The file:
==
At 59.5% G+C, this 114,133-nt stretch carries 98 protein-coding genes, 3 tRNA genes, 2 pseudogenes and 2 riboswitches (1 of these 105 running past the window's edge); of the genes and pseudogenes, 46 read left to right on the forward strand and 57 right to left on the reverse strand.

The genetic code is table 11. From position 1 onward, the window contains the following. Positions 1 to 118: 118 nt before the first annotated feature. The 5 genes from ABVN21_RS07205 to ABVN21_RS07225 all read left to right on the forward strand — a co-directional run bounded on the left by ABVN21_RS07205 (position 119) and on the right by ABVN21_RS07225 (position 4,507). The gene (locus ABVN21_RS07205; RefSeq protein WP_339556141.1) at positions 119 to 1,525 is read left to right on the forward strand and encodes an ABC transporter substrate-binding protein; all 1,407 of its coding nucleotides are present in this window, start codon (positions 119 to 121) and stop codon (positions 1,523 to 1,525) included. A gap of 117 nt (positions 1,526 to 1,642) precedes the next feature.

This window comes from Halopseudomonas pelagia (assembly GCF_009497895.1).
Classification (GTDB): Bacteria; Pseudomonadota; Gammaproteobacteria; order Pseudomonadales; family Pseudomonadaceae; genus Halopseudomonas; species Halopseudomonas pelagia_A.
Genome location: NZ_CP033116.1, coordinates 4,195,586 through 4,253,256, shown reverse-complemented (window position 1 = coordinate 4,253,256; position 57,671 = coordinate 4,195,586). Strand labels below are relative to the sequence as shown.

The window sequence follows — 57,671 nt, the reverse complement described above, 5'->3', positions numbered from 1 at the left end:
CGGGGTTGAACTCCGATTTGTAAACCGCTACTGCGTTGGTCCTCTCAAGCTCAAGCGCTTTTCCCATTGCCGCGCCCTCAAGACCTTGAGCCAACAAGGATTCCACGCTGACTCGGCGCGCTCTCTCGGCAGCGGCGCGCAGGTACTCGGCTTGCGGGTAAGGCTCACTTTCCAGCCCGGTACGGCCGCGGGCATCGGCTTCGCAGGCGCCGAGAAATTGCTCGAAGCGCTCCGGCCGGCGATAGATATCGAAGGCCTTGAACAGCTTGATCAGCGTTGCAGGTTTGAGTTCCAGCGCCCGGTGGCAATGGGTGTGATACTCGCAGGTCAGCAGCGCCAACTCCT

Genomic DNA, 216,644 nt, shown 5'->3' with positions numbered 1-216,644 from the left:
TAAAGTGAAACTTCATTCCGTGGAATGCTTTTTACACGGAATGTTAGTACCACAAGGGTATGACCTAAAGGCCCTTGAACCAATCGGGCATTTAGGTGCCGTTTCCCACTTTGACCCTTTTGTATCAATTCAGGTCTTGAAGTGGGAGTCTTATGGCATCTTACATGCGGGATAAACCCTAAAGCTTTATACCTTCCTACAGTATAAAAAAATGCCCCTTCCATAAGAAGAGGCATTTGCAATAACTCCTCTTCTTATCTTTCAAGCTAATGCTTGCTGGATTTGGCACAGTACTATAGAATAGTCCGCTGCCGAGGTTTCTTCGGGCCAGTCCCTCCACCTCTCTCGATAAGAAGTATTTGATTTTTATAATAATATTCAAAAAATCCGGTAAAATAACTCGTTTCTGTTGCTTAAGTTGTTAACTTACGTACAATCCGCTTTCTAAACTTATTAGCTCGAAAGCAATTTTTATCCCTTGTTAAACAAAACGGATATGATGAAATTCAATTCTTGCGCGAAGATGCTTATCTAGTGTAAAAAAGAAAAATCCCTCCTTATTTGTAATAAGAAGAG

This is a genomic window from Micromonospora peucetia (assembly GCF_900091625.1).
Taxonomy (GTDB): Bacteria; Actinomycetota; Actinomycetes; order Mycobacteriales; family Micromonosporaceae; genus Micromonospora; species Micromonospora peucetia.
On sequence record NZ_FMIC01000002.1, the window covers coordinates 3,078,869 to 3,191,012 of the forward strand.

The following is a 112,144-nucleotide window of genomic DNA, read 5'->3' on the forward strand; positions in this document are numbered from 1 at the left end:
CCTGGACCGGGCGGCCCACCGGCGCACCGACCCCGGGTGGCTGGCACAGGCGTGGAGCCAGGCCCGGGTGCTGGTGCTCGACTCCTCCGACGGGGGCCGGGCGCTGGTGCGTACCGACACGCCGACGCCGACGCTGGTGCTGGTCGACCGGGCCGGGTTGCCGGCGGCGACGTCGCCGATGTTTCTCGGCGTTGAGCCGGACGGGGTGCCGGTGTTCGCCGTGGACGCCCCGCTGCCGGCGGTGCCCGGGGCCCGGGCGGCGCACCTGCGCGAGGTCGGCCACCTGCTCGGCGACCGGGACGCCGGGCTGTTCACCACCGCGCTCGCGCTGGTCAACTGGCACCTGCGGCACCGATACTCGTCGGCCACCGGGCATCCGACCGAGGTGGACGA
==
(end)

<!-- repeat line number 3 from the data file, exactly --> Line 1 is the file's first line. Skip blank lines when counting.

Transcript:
This window comes from Halopseudomonas pelagia (assembly GCF_009497895.1).